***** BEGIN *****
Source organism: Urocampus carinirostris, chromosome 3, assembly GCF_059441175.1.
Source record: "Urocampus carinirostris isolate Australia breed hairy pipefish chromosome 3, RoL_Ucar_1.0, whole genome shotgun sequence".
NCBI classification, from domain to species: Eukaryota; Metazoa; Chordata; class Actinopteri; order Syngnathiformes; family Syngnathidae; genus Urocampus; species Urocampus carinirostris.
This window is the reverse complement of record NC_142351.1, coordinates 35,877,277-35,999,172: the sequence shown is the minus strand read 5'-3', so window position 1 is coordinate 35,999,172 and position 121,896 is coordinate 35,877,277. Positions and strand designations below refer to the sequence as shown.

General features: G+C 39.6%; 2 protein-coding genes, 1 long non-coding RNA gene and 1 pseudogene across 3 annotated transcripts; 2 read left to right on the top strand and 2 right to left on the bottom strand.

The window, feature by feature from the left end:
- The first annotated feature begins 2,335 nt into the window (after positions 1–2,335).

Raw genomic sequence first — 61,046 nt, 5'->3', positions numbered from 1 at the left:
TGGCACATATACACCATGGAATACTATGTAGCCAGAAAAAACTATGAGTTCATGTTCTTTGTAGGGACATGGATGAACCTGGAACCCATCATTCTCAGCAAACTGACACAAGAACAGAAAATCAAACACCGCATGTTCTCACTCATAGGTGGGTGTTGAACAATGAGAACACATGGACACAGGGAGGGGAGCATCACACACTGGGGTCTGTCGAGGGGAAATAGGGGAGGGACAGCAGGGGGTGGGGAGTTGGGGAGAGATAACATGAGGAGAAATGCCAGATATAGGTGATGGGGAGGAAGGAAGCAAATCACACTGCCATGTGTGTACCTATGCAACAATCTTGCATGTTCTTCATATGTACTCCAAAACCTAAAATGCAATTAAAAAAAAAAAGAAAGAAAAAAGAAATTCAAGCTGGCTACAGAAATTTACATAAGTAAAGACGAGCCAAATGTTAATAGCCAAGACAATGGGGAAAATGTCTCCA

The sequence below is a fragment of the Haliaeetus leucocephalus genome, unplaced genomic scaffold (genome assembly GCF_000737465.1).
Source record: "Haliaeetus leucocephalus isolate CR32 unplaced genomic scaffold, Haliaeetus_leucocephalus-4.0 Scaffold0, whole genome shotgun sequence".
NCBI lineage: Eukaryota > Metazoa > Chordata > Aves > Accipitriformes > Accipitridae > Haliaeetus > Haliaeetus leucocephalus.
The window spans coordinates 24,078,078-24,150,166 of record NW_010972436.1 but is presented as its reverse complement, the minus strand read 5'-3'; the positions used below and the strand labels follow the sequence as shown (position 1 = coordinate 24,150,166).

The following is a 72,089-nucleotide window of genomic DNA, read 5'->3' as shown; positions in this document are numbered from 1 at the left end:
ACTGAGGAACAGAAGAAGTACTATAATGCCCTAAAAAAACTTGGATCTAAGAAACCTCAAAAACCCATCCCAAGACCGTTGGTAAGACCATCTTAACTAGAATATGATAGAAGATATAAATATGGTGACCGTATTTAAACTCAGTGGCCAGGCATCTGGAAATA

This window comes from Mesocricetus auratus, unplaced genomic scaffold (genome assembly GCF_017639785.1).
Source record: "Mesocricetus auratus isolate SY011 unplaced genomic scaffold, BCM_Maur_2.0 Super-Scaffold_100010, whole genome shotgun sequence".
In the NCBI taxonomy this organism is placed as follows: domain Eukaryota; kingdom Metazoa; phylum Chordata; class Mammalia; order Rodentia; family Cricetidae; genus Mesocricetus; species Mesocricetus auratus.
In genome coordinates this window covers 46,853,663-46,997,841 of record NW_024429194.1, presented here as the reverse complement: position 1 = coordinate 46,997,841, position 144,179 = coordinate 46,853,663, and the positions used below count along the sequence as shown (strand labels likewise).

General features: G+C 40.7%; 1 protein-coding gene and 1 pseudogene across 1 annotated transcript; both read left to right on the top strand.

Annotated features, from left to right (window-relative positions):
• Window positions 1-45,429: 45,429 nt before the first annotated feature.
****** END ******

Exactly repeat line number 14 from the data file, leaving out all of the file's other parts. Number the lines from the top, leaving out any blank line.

The following is a 72,089-nucleotide window of genomic DNA, read 5'->3' as shown; positions in this document are numbered from 1 at the left end: